- Consolidated Edison held its first auction for demand response capacity under its Brooklyn-Queens Neighborhood Program, which seeks to cut customer usage to defer a substation investment in New York.
- The utility said it awarded contracts that would result in 22 MW of peak demand reductions in 2018, with payments to providers ranging from $215/kW/year to $988/kW/year.
- Storage provider Stem was among the 10 auction winners, Bloomberg reports, and expects to install up to 857 kW of battery storage in the city by 2018.
Previously known as the Brooklyn Queens Demand Management (BQDM) project, the Neighborhood Program is among the most well-known of utility non-wire alternative projects. It is also one of Con Ed's demonstration projects under New York's Reforming the Energy Vision initiative.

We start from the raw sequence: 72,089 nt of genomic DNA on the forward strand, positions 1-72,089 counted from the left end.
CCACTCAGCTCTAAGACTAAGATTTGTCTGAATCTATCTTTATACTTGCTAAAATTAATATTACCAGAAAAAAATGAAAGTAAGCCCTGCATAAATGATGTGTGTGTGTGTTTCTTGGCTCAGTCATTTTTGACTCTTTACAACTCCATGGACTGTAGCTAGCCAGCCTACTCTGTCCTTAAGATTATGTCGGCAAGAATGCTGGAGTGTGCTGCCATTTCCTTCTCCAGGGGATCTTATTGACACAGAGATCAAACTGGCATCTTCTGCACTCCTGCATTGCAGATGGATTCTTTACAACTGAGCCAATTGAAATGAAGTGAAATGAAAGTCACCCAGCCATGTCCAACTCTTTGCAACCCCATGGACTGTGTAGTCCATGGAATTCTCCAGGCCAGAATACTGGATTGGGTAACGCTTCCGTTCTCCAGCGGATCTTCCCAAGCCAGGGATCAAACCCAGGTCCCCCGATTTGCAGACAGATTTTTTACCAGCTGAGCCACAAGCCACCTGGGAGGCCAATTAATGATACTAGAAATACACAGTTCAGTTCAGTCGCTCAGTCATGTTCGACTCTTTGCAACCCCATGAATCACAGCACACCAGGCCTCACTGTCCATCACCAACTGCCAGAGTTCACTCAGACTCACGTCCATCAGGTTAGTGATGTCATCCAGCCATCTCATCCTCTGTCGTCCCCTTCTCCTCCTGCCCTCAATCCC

Through a combination of 52 MW of demand reductions and 17 MW of distributed resource investments, ConEd planned to defer the need for a $1.2 billion substation upgrade
First proposed in 2014 , ConEd began deploying demand management resources last year. In the first quarter of 2016, it announced it had contracted for 10.68 MW of cumulative reductions during peak hours.
"They bid amounts that they wanted to get paid for reducing load between 4 p.m. and 8 p.m. by summer 2017; between 8 p.m. and midnight by summer 2017; between 4 p.m. and 8 p.m. by summer 2018; and between 8 p.m. and midnight by summer 2018."
"'Behind-the-meter’ is not even an accurate characterization," Stem Policy Director Ted Ko recently told Utility Dive. "Aggregated smaller-scale storage can provide the same services that utility-scale storage can provide.”